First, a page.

The state of the IT contractor job market in 2017

Trends toward higher pay and demand for specialized skills continue apace, creating opportunities for contractors across the industry.

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In 2017, strong demand for IT talent will continue in several roles and industries. Understanding how to wring business value from vast stores of data, knowing how to protect that data from increasingly sophisticated threats and navigating the murky waters of freelancing will characterize the tech job market.

Searching for pins in the data haystack

Low-cost sensors and digital storage have made it easier than ever to accumulate and store data. But is that data adding any business value? That’s where data scientists and business intelligence analysts come into play. “Recently, I’ve seen high demand for individual contributor contractor roles for professionals specialized in ERP and business intelligence,” says Keeran Persaud, senior fulfillment manager at CDI Global Staffing Services. In terms of specific technologies, Cognos and SAS are seeing increased demand. The potential to reduce expenses or gain new customers with better data continues to drive demand.

Cybersecurity commands premium rates

Demand for cybersecurity talent continues to favor IT professionals with these skills. According to a Center for Strategic and International Studies report titled “Hacking The Skills Shortage,” cybersecurity positions pay almost 10 percent more than other IT jobs in the U.S. The center’s research across several countries found several skills in particularly high demand: intrusion detection, secure software development and attack mitigation. Based on a survey of IT decision makers in the U.S. and other countries, inadequate government action on cybersecurity was a concern. In the survey, 76 percent of respondents said their government is not investing enough in developing cybersecurity talent.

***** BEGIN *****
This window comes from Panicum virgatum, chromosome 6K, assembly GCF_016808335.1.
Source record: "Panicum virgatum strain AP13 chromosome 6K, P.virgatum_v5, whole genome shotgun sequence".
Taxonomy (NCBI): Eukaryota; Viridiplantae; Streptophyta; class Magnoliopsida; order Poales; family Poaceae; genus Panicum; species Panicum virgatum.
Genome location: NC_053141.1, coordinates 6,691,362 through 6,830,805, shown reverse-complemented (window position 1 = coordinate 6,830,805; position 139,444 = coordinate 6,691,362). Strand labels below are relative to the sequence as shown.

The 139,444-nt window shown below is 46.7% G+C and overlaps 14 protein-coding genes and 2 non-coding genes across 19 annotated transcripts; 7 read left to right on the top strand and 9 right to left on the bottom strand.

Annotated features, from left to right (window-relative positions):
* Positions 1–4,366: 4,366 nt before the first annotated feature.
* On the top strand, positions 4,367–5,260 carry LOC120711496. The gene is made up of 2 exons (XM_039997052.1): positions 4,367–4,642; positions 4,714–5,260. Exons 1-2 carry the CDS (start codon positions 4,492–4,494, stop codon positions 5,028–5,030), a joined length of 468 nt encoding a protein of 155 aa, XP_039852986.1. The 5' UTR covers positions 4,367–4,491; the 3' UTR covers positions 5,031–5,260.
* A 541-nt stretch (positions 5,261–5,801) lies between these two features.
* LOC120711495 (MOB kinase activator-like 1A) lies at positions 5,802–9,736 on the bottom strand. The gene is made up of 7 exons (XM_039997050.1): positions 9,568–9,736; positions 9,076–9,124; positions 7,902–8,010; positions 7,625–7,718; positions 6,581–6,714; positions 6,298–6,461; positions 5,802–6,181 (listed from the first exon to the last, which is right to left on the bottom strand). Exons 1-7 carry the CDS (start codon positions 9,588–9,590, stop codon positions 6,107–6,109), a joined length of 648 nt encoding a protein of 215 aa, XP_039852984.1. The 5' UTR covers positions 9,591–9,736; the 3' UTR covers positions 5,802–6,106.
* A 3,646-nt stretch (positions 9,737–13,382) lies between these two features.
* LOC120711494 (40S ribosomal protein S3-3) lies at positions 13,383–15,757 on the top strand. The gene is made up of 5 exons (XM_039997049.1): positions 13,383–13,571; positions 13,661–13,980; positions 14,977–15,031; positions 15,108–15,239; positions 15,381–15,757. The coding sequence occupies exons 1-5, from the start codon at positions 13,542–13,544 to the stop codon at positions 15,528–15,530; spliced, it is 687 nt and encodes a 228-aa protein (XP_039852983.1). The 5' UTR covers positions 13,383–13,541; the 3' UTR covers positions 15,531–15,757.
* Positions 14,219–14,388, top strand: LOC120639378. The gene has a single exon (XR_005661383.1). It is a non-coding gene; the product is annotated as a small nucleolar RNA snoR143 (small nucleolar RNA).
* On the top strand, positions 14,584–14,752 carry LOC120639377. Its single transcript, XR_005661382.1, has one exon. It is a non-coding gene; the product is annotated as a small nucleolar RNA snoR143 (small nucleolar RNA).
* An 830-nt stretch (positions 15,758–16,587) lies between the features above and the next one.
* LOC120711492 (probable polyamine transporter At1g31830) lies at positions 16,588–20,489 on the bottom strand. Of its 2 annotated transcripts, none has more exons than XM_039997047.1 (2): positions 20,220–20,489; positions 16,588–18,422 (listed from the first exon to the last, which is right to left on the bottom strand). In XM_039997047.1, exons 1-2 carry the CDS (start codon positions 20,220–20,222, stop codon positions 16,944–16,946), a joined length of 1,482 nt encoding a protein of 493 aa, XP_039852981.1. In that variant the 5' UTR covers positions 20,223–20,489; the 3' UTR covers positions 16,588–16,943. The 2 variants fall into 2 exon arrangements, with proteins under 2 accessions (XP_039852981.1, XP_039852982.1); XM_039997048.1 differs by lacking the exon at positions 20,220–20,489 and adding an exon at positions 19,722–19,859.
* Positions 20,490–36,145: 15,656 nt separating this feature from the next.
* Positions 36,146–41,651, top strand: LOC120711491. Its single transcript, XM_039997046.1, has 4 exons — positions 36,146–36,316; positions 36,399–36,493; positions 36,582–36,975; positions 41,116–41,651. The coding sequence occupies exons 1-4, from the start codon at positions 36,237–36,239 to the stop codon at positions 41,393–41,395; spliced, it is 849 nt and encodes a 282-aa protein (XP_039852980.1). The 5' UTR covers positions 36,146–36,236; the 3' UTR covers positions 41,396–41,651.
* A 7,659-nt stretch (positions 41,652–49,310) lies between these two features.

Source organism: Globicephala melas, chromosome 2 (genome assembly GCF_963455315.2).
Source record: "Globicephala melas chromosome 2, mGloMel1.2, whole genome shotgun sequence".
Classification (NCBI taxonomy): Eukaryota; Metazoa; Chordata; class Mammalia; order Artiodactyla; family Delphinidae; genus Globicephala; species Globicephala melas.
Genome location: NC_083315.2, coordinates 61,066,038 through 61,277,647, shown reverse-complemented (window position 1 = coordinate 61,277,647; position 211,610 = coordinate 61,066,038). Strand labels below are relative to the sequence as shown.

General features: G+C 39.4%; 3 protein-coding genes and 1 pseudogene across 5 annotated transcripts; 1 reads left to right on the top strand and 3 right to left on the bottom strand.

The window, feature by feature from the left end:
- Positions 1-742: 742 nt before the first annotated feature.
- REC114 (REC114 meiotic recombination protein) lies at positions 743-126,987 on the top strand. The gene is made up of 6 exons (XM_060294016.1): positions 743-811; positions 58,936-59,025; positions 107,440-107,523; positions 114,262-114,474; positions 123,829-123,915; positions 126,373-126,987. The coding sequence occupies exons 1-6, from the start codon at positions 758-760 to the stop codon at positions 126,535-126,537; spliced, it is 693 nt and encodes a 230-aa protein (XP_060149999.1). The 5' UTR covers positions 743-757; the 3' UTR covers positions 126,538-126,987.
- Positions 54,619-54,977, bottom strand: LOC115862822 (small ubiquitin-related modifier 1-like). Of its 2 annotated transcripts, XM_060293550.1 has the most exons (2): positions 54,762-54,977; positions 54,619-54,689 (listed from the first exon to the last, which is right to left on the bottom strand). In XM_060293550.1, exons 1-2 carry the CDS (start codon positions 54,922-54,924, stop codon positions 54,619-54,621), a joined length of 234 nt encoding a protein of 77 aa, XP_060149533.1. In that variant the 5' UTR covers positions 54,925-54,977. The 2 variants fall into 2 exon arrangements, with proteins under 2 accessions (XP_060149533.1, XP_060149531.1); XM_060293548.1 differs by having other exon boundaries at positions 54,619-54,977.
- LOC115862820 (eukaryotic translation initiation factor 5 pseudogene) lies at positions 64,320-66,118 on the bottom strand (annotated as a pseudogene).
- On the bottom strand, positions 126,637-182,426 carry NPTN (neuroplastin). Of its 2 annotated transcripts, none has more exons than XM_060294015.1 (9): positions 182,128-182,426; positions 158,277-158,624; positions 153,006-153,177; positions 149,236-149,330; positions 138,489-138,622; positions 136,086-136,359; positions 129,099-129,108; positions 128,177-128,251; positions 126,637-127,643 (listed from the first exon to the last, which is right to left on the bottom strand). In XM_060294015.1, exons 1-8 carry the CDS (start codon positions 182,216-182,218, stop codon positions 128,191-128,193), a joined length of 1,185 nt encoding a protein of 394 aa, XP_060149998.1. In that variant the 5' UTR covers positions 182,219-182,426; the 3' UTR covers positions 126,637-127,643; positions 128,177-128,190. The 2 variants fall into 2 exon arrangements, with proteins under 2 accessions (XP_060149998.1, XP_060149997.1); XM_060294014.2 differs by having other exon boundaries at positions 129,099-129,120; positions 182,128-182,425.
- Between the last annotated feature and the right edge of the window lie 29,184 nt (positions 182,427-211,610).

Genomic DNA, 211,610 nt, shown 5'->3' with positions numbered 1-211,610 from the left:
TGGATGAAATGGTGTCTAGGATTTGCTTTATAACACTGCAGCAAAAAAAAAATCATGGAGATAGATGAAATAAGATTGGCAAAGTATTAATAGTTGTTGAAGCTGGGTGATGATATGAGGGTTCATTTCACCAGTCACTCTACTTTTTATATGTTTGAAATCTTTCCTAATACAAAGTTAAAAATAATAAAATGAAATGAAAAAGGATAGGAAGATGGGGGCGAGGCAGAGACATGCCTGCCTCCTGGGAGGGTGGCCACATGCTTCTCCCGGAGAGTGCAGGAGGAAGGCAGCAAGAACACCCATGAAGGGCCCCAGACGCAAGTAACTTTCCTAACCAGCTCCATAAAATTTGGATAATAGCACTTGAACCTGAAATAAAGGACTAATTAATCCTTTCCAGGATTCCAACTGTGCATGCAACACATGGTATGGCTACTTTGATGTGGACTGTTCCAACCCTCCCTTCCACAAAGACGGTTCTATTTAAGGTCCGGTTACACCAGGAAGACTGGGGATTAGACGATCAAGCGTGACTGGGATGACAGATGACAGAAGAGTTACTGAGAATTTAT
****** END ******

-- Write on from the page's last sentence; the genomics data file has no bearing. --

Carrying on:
Faced with continued high demand for cybersecurity talent, companies are experimenting with new ways to engage cybersecurity specialists. In late 2016, Qualcomm announced that it will pay up to $15,000 to cybersecurity “bounty hunters” (read: independent contractors) who detect problems in the company’s products, which include semiconductors and cellular modems.

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